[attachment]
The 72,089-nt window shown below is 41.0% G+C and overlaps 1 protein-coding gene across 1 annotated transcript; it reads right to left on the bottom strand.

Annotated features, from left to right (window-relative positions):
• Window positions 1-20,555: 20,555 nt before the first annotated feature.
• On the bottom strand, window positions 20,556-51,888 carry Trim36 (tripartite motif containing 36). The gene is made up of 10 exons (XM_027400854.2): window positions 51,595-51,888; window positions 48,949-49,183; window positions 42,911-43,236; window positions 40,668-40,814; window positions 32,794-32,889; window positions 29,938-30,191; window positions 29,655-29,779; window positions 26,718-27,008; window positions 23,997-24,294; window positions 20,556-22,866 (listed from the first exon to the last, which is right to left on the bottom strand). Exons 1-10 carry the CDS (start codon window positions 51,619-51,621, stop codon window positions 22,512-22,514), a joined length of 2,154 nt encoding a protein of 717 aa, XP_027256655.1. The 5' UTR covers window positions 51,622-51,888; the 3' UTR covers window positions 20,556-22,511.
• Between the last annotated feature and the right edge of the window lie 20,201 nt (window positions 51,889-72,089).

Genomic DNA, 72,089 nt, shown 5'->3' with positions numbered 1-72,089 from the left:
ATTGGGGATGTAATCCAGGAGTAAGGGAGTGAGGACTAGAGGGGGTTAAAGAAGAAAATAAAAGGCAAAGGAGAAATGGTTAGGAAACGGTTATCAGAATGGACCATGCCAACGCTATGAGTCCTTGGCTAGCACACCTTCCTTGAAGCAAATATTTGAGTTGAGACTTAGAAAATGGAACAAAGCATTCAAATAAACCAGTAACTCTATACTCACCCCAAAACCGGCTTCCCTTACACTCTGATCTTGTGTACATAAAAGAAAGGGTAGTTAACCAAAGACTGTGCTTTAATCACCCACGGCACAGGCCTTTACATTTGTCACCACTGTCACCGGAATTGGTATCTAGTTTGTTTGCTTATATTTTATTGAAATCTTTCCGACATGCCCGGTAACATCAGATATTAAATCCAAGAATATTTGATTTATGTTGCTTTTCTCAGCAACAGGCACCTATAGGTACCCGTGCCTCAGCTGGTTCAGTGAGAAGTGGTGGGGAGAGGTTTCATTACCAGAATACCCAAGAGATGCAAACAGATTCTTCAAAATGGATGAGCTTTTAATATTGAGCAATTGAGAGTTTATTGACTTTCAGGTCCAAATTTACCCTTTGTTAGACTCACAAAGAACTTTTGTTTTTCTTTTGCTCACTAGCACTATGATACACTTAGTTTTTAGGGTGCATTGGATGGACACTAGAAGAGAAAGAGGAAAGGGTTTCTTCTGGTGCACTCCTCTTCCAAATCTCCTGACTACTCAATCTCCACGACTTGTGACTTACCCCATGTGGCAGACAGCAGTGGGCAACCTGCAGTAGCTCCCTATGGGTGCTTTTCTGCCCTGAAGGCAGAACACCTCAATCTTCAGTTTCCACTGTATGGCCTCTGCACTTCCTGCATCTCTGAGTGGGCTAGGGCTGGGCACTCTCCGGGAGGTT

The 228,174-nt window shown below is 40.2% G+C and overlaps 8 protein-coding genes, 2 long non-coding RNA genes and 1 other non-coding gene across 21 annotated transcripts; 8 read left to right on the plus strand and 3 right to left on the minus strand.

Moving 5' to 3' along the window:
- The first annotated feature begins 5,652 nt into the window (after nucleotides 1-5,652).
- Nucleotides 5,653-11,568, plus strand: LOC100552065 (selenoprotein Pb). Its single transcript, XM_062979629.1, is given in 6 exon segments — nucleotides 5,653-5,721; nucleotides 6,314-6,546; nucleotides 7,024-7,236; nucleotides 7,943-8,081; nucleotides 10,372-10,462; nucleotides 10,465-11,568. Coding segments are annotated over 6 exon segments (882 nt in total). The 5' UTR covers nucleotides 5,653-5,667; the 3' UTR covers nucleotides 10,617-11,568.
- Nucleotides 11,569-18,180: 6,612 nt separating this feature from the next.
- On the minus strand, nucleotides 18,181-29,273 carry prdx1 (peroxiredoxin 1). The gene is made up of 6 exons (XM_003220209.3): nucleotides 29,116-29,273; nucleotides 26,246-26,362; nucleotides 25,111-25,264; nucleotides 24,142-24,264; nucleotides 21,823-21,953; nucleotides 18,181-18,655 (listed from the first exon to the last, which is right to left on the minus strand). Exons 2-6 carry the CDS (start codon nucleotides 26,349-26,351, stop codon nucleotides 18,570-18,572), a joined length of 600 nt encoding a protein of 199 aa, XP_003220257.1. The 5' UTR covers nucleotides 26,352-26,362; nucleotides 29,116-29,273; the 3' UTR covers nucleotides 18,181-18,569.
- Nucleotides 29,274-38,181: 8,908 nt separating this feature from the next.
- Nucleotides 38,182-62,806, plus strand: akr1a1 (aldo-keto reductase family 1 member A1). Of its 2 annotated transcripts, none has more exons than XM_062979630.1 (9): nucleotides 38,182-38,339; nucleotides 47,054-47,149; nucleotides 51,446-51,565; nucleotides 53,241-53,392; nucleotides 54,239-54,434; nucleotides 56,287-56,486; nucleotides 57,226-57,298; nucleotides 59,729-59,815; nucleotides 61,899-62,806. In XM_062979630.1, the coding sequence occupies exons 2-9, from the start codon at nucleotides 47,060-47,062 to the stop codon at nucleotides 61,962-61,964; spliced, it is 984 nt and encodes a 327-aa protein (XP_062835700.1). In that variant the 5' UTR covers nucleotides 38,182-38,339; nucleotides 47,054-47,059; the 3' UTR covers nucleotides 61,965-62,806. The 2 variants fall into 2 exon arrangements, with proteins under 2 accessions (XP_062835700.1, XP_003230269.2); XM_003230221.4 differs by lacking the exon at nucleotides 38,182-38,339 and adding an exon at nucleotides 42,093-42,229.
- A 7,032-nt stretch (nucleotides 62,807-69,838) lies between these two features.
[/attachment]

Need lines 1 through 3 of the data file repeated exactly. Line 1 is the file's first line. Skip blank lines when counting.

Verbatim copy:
The 72,089-nt window shown below is 41.0% G+C and overlaps 1 protein-coding gene across 1 annotated transcript; it reads right to left on the bottom strand.

Annotated features, from left to right (window-relative positions):
• Window positions 1-20,555: 20,555 nt before the first annotated feature.